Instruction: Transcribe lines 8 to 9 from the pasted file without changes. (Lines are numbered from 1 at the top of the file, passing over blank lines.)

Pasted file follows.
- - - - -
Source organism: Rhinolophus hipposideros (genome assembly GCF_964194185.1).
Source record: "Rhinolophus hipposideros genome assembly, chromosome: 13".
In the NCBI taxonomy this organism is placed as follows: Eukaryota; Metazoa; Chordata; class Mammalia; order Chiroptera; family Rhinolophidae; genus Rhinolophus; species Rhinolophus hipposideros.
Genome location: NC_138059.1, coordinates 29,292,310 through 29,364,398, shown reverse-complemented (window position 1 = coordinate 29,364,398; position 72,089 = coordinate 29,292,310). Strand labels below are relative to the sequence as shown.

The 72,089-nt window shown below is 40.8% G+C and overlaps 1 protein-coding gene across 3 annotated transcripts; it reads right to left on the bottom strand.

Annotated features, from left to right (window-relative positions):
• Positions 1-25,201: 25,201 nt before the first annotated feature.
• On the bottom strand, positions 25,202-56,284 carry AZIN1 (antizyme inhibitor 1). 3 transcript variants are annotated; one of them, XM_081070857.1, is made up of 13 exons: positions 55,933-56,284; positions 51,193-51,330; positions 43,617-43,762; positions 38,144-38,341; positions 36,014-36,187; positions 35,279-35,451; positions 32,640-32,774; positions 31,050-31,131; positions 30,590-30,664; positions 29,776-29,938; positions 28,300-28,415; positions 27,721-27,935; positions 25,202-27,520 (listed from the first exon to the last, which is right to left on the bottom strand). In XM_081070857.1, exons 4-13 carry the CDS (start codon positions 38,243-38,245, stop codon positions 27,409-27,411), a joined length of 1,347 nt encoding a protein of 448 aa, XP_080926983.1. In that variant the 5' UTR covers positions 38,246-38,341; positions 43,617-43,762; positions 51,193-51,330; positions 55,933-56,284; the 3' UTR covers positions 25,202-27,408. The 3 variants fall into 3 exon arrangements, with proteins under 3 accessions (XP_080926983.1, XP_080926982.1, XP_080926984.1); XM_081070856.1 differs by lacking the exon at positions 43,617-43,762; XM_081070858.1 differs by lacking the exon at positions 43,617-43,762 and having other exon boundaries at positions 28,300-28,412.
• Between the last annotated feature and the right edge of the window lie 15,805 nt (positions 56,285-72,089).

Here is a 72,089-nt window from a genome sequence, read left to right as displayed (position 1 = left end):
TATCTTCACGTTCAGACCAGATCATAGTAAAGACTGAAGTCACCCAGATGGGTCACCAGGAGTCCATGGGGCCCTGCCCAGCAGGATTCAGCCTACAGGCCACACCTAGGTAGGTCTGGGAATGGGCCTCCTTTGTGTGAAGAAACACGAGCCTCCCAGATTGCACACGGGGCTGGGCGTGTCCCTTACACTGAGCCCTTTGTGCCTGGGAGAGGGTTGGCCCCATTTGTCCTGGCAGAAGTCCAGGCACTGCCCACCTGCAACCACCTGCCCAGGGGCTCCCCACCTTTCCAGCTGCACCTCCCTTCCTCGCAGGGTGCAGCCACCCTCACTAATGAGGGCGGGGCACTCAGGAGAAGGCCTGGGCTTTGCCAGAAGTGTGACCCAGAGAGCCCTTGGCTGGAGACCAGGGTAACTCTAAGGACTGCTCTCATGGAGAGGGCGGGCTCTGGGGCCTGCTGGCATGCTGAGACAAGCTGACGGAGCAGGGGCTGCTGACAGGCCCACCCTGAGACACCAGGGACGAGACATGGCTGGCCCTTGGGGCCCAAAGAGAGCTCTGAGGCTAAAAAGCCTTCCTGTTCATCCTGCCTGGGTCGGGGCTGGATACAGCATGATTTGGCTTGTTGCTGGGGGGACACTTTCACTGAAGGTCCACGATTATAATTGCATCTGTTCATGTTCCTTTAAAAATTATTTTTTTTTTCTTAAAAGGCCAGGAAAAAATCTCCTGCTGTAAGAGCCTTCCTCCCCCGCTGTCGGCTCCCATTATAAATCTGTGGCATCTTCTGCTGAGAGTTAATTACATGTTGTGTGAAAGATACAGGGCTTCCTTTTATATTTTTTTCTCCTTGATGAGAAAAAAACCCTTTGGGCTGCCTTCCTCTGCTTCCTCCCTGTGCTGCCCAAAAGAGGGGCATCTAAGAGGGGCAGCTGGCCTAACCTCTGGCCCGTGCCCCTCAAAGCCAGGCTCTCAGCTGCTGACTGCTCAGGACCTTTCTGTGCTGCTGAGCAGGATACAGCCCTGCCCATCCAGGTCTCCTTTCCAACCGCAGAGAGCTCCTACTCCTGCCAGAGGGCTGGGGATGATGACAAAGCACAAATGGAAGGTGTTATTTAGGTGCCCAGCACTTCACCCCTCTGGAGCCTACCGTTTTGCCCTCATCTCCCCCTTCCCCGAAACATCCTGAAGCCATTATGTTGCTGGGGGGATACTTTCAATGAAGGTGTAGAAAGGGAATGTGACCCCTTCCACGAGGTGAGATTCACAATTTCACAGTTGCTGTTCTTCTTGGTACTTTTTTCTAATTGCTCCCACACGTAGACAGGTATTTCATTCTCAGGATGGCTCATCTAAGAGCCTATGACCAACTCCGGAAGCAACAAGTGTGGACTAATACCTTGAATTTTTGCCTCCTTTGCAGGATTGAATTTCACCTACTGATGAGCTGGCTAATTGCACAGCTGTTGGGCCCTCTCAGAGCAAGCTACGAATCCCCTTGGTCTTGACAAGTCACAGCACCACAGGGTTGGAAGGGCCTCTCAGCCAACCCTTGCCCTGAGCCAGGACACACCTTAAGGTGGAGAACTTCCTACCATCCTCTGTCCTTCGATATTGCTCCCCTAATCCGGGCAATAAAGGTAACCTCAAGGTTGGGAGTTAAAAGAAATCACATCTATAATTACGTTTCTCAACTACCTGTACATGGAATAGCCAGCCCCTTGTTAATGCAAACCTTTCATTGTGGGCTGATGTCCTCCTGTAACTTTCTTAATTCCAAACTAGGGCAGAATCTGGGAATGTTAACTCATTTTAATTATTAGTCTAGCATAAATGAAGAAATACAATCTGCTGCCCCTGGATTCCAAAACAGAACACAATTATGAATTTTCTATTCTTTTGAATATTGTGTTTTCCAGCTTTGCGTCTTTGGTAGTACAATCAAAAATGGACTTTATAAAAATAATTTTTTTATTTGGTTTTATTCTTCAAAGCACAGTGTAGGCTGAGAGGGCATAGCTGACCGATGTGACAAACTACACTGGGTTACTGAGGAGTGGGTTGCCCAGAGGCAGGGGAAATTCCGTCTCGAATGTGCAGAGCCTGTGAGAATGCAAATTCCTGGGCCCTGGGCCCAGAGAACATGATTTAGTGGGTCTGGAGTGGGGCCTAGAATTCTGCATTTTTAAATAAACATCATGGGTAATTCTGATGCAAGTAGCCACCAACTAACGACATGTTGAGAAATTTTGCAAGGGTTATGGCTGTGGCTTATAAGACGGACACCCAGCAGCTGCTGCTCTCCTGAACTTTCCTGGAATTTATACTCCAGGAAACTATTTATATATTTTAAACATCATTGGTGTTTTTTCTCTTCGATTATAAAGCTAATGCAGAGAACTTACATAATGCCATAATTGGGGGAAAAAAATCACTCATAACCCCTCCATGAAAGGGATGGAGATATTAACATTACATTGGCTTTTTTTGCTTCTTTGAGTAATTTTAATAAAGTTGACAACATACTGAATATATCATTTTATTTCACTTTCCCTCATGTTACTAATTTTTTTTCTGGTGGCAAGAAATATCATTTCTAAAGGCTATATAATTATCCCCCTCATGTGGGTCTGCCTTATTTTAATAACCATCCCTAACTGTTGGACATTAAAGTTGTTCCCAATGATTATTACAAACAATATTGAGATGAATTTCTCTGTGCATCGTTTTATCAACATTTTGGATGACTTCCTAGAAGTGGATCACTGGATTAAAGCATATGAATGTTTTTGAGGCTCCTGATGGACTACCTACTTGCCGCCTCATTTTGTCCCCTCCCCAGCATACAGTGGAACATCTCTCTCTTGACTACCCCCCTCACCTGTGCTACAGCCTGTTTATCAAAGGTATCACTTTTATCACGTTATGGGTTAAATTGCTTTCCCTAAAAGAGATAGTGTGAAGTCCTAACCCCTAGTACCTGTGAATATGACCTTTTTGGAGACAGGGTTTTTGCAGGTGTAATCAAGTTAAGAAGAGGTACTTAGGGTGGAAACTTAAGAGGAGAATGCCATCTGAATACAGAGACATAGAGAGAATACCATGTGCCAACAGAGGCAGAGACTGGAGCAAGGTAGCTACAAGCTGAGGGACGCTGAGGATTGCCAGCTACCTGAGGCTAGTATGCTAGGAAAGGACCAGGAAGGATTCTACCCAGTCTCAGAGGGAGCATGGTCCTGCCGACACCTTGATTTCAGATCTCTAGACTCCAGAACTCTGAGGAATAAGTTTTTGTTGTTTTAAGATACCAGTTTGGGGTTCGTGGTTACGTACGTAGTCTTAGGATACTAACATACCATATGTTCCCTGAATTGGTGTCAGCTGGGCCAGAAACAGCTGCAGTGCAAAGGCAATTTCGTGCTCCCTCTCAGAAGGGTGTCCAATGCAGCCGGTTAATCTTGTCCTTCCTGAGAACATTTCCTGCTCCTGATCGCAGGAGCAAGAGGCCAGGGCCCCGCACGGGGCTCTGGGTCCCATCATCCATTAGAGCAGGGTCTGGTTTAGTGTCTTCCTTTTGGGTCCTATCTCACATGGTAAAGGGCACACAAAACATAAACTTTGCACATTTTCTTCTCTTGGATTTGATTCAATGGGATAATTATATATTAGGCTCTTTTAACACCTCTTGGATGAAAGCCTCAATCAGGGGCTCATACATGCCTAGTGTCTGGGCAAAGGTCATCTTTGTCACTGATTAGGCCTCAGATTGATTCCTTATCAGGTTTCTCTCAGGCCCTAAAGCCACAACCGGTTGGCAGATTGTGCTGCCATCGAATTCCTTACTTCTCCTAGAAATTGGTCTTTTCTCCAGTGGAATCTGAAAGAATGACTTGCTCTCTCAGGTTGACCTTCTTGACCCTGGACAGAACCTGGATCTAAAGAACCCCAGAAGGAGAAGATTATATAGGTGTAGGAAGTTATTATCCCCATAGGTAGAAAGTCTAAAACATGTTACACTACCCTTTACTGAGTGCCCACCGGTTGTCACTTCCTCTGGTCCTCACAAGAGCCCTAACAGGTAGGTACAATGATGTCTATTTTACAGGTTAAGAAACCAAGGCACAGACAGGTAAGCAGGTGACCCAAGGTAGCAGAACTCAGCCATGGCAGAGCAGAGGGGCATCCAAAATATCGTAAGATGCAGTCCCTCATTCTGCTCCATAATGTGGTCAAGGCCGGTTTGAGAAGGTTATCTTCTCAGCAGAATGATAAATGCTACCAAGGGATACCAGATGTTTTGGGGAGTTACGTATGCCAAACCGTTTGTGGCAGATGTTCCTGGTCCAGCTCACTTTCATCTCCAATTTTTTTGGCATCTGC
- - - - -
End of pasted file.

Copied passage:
• On the bottom strand, positions 25,202-56,284 carry AZIN1 (antizyme inhibitor 1). 3 transcript variants are annotated; one of them, XM_081070857.1, is made up of 13 exons: positions 55,933-56,284; positions 51,193-51,330; positions 43,617-43,762; positions 38,144-38,341; positions 36,014-36,187; positions 35,279-35,451; positions 32,640-32,774; positions 31,050-31,131; positions 30,590-30,664; positions 29,776-29,938; positions 28,300-28,415; positions 27,721-27,935; positions 25,202-27,520 (listed from the first exon to the last, which is right to left on the bottom strand). In XM_081070857.1, exons 4-13 carry the CDS (start codon positions 38,243-38,245, stop codon positions 27,409-27,411), a joined length of 1,347 nt encoding a protein of 448 aa, XP_080926983.1. In that variant the 5' UTR covers positions 38,246-38,341; positions 43,617-43,762; positions 51,193-51,330; positions 55,933-56,284; the 3' UTR covers positions 25,202-27,408. The 3 variants fall into 3 exon arrangements, with proteins under 3 accessions (XP_080926983.1, XP_080926982.1, XP_080926984.1); XM_081070856.1 differs by lacking the exon at positions 43,617-43,762; XM_081070858.1 differs by lacking the exon at positions 43,617-43,762 and having other exon boundaries at positions 28,300-28,412.
• Between the last annotated feature and the right edge of the window lie 15,805 nt (positions 56,285-72,089).